New Zealanders are bursting with knowledge about the constellation behind our newest public holiday Matariki, many of us without even knowing it.
If you look up at the night sky, you probably recognise some of the nine-star cluster, but you may know them under different names.
Most people recognise Orion and Taurus, but Stardome Astronomy Educator Olive Karena-Lockyer joined Today FM's Tova, to talk about Matariki in more detail.
Karena-Lockyer said when looking at Matariki with the naked eye, there should be around nine stars.
"How many stars you see really depends on how good your eyesight is, what the weather conditions are like, and how much light pollution there is.
"The more light pollution, the harder it's going to be to see them," she said.
Karena-Lockyer said Aotearoa also has dark sky sanctuaries people can visit if they want to see the stars more clearly.
We have the most [dark sky sanctuaries] out of any country in the world I believe, so, I mean, that alone is pretty magic as well.
When Tova asked if there was a cheat for finding the Matariki cluster, Karena-Lockyer said there is, and it starts with finding Tautoru.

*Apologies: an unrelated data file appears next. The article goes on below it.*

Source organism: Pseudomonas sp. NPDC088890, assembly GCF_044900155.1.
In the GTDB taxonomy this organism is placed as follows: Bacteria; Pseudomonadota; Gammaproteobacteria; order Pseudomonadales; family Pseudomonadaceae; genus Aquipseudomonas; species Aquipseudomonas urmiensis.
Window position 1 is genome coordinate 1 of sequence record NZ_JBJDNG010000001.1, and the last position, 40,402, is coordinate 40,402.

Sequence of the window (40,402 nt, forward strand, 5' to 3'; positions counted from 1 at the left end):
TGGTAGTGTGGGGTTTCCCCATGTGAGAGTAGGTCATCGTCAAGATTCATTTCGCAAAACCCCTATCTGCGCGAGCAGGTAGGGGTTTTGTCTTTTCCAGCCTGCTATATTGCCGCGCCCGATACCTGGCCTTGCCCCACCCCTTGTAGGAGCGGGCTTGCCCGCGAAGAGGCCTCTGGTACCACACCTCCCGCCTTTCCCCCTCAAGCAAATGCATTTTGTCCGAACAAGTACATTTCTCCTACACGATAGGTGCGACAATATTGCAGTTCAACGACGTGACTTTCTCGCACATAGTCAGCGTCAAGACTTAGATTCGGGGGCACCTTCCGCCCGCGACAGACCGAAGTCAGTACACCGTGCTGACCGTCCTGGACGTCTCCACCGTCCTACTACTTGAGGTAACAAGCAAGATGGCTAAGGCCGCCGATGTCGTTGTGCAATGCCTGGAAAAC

"If you look towards the east you will find Tautoru, which is the three stars in a row that we all probably know as Orion's belt," she said.
"If you go in the direction that they are pointing - to the left, they will point you directly to Matariki."
Stardome’s resident Matariki expert then explained what Matariki looks like, and how people can see it from anywhere in the world.
"Matariki is a small star cluster," she said.
There are lots of different names for it all over the world. So you may know it as 'the Pleiades' or 'The Seven Sisters', which is a Greek story. In Japan they call it a 'Subaru', and here in Aotearoa New Zealand, we call it 'Matariki'.
"But all over the Pacific, you'll hear different versions of the name of Matariki as well." she said.